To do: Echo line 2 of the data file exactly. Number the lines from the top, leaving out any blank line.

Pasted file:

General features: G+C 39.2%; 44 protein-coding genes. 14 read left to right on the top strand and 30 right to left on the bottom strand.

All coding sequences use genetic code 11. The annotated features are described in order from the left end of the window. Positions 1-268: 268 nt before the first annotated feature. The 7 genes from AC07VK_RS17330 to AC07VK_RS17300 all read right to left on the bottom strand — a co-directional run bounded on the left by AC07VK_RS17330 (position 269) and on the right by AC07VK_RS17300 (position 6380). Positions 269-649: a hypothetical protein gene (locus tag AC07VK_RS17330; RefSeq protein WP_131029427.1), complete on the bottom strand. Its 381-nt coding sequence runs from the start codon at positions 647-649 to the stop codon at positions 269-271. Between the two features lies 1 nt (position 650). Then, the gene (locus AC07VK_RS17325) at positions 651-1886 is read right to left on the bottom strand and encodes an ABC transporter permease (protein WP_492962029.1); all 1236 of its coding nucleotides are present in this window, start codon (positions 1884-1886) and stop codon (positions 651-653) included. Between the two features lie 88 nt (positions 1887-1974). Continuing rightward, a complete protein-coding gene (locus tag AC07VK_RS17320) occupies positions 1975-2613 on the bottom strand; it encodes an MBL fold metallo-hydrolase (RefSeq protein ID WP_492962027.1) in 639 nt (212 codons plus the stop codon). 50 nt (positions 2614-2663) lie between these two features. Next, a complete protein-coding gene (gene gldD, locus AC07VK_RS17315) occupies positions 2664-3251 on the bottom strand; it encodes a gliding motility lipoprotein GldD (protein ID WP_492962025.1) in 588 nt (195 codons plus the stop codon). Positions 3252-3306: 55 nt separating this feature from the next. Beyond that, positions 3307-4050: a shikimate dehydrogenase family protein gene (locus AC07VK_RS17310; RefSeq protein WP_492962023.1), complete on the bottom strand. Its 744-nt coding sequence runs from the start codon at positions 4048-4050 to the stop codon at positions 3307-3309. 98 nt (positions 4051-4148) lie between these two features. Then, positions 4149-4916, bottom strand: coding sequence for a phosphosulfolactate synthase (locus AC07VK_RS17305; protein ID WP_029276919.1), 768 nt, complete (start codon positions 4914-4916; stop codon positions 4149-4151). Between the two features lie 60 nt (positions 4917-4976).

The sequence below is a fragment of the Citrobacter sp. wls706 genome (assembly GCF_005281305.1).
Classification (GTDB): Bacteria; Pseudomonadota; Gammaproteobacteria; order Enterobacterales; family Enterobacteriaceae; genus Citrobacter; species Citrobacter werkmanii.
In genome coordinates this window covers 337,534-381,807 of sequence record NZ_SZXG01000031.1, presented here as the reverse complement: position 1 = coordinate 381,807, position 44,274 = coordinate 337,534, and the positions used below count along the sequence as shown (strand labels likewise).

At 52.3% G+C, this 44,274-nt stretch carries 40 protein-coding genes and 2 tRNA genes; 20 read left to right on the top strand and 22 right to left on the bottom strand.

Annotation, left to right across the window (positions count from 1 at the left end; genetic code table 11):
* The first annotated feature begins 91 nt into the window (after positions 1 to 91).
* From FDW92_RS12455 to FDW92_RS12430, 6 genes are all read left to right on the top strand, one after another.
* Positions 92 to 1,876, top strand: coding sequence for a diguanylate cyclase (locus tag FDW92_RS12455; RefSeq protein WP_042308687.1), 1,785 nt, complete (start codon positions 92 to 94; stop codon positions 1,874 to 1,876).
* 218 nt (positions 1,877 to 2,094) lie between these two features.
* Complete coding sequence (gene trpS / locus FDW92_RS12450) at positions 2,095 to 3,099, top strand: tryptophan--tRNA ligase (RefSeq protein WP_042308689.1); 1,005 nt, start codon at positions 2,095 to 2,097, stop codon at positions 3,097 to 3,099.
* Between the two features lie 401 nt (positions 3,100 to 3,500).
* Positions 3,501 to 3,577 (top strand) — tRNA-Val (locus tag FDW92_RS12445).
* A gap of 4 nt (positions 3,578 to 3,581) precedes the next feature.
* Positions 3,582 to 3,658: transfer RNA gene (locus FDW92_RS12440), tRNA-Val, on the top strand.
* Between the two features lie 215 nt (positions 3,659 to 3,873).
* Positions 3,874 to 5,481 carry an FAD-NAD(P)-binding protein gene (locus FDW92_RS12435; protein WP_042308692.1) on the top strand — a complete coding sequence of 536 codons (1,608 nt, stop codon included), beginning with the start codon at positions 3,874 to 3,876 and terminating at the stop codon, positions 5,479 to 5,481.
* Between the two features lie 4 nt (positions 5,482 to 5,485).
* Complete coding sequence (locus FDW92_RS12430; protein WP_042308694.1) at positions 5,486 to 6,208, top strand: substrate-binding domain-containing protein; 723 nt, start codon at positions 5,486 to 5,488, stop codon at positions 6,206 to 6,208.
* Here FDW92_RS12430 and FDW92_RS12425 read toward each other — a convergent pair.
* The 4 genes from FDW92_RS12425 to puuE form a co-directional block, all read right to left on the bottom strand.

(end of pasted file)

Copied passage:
All coding sequences use genetic code 11. The annotated features are described in order from the left end of the window. Positions 1-268: 268 nt before the first annotated feature. The 7 genes from AC07VK_RS17330 to AC07VK_RS17300 all read right to left on the bottom strand — a co-directional run bounded on the left by AC07VK_RS17330 (position 269) and on the right by AC07VK_RS17300 (position 6380). Positions 269-649: a hypothetical protein gene (locus tag AC07VK_RS17330; RefSeq protein WP_131029427.1), complete on the bottom strand. Its 381-nt coding sequence runs from the start codon at positions 647-649 to the stop codon at positions 269-271. Between the two features lies 1 nt (position 650). Then, the gene (locus AC07VK_RS17325) at positions 651-1886 is read right to left on the bottom strand and encodes an ABC transporter permease (protein WP_492962029.1); all 1236 of its coding nucleotides are present in this window, start codon (positions 1884-1886) and stop codon (positions 651-653) included. Between the two features lie 88 nt (positions 1887-1974). Continuing rightward, a complete protein-coding gene (locus tag AC07VK_RS17320) occupies positions 1975-2613 on the bottom strand; it encodes an MBL fold metallo-hydrolase (RefSeq protein ID WP_492962027.1) in 639 nt (212 codons plus the stop codon). 50 nt (positions 2614-2663) lie between these two features. Next, a complete protein-coding gene (gene gldD, locus AC07VK_RS17315) occupies positions 2664-3251 on the bottom strand; it encodes a gliding motility lipoprotein GldD (protein ID WP_492962025.1) in 588 nt (195 codons plus the stop codon). Positions 3252-3306: 55 nt separating this feature from the next. Beyond that, positions 3307-4050: a shikimate dehydrogenase family protein gene (locus AC07VK_RS17310; RefSeq protein WP_492962023.1), complete on the bottom strand. Its 744-nt coding sequence runs from the start codon at positions 4048-4050 to the stop codon at positions 3307-3309. 98 nt (positions 4051-4148) lie between these two features. Then, positions 4149-4916, bottom strand: coding sequence for a phosphosulfolactate synthase (locus AC07VK_RS17305; protein ID WP_029276919.1), 768 nt, complete (start codon positions 4914-4916; stop codon positions 4149-4151). Between the two features lie 60 nt (positions 4917-4976).